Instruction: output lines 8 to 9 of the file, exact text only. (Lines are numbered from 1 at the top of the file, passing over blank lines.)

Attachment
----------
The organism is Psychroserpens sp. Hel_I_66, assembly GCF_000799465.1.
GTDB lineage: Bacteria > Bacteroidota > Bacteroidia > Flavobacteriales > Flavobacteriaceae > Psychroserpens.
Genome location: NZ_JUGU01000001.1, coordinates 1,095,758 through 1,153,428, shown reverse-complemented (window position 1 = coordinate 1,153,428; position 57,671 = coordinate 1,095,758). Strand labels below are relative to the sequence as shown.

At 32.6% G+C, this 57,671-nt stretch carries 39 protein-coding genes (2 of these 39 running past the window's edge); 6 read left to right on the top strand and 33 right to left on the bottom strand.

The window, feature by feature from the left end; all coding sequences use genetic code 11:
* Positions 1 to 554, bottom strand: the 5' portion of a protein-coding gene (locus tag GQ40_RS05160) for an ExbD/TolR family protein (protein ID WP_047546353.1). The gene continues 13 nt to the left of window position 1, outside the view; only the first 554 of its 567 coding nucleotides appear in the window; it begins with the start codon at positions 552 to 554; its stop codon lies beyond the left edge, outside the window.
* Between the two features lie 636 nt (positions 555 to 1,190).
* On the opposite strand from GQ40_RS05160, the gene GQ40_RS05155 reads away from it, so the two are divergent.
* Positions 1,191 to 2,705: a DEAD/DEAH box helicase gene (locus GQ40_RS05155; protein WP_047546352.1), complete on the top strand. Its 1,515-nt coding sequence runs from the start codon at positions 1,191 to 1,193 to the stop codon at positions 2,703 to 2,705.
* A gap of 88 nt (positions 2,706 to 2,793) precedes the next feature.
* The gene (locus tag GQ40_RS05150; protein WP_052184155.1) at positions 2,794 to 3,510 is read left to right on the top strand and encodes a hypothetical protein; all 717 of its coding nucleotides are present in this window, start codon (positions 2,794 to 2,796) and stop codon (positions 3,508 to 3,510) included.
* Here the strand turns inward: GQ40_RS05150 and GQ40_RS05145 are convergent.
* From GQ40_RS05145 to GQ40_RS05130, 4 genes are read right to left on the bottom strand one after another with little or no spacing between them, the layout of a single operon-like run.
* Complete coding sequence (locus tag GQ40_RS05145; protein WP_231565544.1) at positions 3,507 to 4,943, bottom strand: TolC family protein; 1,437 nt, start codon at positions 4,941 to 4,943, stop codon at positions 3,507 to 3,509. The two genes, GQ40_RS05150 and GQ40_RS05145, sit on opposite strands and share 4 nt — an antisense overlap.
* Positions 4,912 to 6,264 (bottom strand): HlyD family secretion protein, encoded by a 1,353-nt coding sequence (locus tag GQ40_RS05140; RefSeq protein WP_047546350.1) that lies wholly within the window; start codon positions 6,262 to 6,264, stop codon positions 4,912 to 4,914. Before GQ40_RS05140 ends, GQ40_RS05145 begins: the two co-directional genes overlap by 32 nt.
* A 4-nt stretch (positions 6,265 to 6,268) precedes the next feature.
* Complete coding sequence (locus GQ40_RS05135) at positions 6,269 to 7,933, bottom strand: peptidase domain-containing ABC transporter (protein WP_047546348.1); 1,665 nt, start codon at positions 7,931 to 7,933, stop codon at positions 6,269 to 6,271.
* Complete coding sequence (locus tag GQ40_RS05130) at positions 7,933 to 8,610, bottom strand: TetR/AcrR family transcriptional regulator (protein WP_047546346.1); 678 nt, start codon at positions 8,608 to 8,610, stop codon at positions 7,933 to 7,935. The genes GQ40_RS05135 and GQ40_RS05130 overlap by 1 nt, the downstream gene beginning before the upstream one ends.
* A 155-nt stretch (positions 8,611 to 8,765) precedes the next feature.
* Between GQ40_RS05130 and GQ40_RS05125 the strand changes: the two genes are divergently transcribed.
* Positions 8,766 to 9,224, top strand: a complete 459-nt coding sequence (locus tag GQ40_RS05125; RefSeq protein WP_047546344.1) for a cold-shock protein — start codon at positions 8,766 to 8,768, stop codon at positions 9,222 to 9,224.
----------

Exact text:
* On the opposite strand from GQ40_RS05160, the gene GQ40_RS05155 reads away from it, so the two are divergent.
* Positions 1,191 to 2,705: a DEAD/DEAH box helicase gene (locus GQ40_RS05155; protein WP_047546352.1), complete on the top strand. Its 1,515-nt coding sequence runs from the start codon at positions 1,191 to 1,193 to the stop codon at positions 2,703 to 2,705.